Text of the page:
Osmosis: In Search of the Perfect Membrane
Osmotic power is not the first thing that comes to mind when you think of renewable energy, nor is it a new concept. However, thanks to some initial research and development in Norway under Europe's largest renewable energy provider, Statkraft, the technology is gaining momentum around the world. Pursued for its mere potential, developers of innovative technologies are coming together in an effort to create systems that could potentially fill the renewable energy gaps of the likes of solar and wind power.
Based on the phenomenon of osmosis, the energy is created through the transport of water through a semipermeable membrane, similar to how plants absorb water through their leaves. In this case, when fresh water meets salt water, usually in areas where a river runs into a sea, monumental amounts of energy are released. That energy can then be utilized to generate power using a manmade membrane—the most critical piece of the process.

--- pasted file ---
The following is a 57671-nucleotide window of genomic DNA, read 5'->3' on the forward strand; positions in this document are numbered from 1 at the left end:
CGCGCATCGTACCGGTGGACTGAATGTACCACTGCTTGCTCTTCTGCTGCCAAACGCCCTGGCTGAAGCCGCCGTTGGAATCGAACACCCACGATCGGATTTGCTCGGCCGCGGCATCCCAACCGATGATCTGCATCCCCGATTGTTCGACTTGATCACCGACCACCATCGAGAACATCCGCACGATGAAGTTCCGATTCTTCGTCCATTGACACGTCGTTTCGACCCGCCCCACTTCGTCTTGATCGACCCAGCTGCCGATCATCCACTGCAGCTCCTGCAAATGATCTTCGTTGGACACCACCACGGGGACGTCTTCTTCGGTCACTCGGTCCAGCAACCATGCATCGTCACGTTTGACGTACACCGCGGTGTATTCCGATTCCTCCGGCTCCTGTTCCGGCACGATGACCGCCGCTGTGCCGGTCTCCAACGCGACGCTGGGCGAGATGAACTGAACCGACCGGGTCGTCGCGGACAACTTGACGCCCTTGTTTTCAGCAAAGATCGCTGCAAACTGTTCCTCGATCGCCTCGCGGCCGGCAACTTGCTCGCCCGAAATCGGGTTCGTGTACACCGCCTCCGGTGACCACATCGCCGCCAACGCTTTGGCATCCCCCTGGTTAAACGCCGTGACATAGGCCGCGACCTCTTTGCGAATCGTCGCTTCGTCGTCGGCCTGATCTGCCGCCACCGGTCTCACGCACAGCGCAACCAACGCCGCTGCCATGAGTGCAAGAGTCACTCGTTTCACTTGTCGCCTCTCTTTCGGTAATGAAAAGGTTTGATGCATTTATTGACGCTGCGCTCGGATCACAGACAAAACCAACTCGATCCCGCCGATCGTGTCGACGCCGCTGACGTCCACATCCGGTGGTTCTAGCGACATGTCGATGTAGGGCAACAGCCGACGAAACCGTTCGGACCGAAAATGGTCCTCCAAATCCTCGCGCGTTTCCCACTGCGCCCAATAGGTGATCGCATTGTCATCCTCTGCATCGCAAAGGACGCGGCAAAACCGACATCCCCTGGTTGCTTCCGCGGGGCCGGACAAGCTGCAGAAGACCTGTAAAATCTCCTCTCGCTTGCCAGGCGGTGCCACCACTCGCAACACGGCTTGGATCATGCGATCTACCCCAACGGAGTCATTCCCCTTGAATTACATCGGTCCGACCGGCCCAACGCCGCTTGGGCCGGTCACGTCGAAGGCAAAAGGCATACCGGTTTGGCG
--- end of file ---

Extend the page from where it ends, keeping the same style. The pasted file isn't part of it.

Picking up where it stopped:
The flow of water is predictable, and therefore reliable, whereas wind and solar depend on the timing of sunlight and wind conditions. Areas where rivers meet water are also generally around industrialized centers, which would mean osmotic plants would be placed where consumers live. In areas like Northern Alaska or in developing countries lacking an operating infrastructure or a sufficiently functioning grid, osmotic power would be particularly beneficial.